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Sharp Health News

Recognizing and healing trauma

June 26, 2019

Recognizing and healing trauma
The term PTSD is often associated with those who have experienced a life-threatening event in the military, like combat in war. While members of the armed forces tend to be screened for PTSD more often, the term is not specific to combat trauma.

Post-traumatic stress disorder is the residual symptoms to any sort of trauma — from a car accident or natural disaster to a violent personal assault or abuse as a child. Increasingly common is the trauma of dealing with shootings in our neighborhoods and in the news.

According to Lisa McJunkin, a licensed marriage and family therapist at Sharp Mesa Vista Hospital, the mammalian nervous systems is designed to warn, avoid and brace for imminent danger. However, as humans, our advanced brains try to reason the “why” of events.

“For many, a single traumatic event can be treated as a random circumstance; however, for 5% to 25% of the population who experience a traumatic event, residual symptoms of PTSD can and do occur,” says McJunkin, who specializes in trauma and PTSD recovery.

Symptoms of PTSD
Post-traumatic stress disorder can manifest months to years after a traumatic experience and can even be triggered by a completely unrelated event.

“Unlike a broken limb where you can clearly see the affected area and treatment can be provided, PTSD symptoms invade the mind, body and soul,” says McJunkin. “Therefore, PTSD can affect everything from sleep, to emotional reactivity, to energy levels, to interpersonal relationships and intimacy, to sense of purpose on this planet.”

Common PTSD symptoms include and are not limited to:
  • Experiencing an intensity of emotions — from feelings of rage to numbness, to feeling out of one’s body
  • Intrusive memories of past traumatic events while awake or sleeping
  • Sense of impending doom and excessive worry for ourselves and those we love
  • Need to be on alert and ever vigilant, with a high startle response
  • Increase in isolation behaviors and high disinterest in large gatherings of people
  • Increase in emotional and physical fatigue
  • Disinterest in previously enjoyed activities
  • Difficulty with memory and concentration
  • Feeling a lack of identity outside of the trauma or sense of purpose
  • Chronic pain, stress and autoimmune disease symptoms
  • Thoughts of ending one’s life to stop the pain
These symptoms also indicate our physical bodies are storing “undischarged” energy from the traumatic event(s), which can produce a multitude of physical sensations from numbness to heightened panic and disorientation, says McJunkin.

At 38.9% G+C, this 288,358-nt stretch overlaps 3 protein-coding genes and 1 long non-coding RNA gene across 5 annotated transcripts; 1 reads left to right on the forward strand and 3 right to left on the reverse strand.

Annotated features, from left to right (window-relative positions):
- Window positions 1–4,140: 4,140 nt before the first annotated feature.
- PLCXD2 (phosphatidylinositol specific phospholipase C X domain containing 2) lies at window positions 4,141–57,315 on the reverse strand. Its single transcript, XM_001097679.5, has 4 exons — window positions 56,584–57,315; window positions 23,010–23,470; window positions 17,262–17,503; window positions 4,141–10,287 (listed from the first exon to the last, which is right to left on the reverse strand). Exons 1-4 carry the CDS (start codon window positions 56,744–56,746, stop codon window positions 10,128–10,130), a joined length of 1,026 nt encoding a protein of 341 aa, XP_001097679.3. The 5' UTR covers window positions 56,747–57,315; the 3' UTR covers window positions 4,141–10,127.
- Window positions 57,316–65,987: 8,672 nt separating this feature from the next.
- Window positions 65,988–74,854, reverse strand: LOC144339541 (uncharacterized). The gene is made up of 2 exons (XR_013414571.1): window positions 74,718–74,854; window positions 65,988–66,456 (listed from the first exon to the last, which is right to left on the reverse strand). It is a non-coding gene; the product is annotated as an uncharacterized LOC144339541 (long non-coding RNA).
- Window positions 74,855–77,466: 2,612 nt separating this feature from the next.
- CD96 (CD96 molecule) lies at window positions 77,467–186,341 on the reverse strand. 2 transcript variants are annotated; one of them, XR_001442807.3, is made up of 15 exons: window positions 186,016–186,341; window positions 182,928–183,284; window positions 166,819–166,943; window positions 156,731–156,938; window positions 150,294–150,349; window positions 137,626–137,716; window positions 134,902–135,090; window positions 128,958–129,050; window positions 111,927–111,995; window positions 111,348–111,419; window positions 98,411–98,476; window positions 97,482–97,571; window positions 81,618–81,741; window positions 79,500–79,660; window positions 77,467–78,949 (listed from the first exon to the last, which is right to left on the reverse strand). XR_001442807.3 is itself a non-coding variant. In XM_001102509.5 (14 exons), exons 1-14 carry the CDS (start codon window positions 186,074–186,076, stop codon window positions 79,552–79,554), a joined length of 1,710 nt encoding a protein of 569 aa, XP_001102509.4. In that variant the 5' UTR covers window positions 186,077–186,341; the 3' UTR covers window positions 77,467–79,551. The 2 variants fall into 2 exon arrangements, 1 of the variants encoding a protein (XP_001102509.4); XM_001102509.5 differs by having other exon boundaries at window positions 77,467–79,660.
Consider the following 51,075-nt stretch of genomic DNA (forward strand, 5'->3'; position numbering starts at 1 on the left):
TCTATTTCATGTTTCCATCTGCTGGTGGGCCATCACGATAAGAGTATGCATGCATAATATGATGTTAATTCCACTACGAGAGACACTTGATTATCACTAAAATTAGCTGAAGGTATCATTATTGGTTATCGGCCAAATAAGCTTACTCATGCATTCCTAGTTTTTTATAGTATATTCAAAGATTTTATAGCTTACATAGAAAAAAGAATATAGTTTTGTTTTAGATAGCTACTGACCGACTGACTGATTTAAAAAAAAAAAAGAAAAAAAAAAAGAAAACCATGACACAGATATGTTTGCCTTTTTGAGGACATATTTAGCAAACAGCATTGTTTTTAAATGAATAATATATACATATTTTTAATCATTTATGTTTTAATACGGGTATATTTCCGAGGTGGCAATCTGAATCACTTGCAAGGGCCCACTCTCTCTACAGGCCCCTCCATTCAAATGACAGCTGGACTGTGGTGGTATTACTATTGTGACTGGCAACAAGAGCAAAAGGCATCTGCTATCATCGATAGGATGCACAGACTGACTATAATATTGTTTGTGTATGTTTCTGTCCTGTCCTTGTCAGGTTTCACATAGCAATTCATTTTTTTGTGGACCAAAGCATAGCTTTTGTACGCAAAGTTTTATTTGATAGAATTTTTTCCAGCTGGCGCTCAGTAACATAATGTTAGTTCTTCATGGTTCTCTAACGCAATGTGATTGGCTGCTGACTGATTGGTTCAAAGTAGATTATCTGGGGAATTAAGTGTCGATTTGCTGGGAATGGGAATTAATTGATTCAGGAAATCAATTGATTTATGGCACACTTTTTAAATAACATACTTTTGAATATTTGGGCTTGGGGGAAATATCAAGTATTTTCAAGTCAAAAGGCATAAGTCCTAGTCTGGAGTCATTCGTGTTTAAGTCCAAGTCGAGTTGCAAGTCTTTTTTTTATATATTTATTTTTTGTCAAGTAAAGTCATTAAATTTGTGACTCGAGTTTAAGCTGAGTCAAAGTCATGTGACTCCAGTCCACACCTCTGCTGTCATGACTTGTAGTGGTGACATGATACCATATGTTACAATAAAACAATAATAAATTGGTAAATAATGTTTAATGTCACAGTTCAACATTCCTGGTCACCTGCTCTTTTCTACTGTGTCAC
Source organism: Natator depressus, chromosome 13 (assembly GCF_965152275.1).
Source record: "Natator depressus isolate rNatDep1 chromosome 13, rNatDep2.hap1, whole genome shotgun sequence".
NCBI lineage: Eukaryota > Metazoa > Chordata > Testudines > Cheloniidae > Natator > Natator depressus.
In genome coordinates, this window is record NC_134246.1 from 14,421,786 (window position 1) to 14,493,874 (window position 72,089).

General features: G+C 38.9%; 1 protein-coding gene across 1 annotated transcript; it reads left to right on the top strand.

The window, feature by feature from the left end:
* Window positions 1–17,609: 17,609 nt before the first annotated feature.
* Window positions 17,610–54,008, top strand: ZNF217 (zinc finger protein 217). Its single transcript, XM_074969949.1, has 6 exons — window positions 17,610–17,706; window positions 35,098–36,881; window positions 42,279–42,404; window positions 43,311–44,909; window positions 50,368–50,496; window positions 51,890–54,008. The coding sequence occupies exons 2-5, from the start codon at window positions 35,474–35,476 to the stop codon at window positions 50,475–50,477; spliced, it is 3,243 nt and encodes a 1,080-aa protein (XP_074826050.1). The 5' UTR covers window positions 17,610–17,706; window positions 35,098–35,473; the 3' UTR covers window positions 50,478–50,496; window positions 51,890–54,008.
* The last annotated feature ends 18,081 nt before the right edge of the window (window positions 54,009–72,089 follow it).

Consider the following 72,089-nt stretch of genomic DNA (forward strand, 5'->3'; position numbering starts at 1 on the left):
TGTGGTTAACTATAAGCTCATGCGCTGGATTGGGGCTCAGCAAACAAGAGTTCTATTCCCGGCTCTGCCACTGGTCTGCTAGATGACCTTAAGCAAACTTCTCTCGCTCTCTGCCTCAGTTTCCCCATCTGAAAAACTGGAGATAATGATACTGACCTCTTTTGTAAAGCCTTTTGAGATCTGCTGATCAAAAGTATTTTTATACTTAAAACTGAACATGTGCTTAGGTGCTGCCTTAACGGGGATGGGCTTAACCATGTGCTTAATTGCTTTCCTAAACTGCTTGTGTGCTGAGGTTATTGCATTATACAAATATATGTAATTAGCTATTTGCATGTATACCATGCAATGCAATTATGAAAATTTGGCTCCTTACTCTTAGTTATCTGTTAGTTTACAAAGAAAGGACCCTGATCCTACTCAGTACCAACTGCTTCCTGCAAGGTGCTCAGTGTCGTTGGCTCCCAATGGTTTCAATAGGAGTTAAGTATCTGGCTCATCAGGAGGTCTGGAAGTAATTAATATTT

“People struggling with PTSD are operating with an over-functioning fight, flight or freeze response, while trying to engage in daily functions like driving carpool or remembering grocery lists. They feel like they just are not functioning with the same ability as others around them or as they used to,” says McJunkin.

How to get help for PTSD
“The great news is post-traumatic stress disorder can be treated and healed,” says McJunkin.

  • First and foremost, trust your gut. “If you or someone you love is struggling with unresolved or untreated PTSD, see a trauma recovery professional immediately,” says McJunkin. “Time will not simply make these symptoms disappear. It usually only complicates them.”

  • Get informed. Understanding the condition and treatment options will help you make an informed decision and increase your chances of seeing your recovery through. 
“While the symptoms of PTSD can be terrifying, so can the idea of having to talk about them to another person,” says McJunkin. “Pairing with a professional who is both knowledgeable and supports your autonomy in treatment is critical in any healing setting.”

Treatments for PTSD
Current research shows that PTSD is best treated by first addressing the overactive nervous system through mind and body inventions known as “grounding exercises.” These mindfulness-based exercises can range from focusing thoughts on a specific image, to distracting oneself with a helpful project, or intentional breathing exercises.

“The next step would be structured trauma recovery, such as cognitive processing therapy with a PTSD recovery-trained professional,” says McJunkin. “In many cases, participants report experiencing a drastically improved quality of life.”

If you or someone you know is struggling with post-traumatic stress disorder, Sharp Mesa Vista can help. Learn more about Sharp Mesa Vista’s trauma and PTSD recovery program, which offers evidence-based integrative recovery services in a structured setting, or call 858-836-8434.

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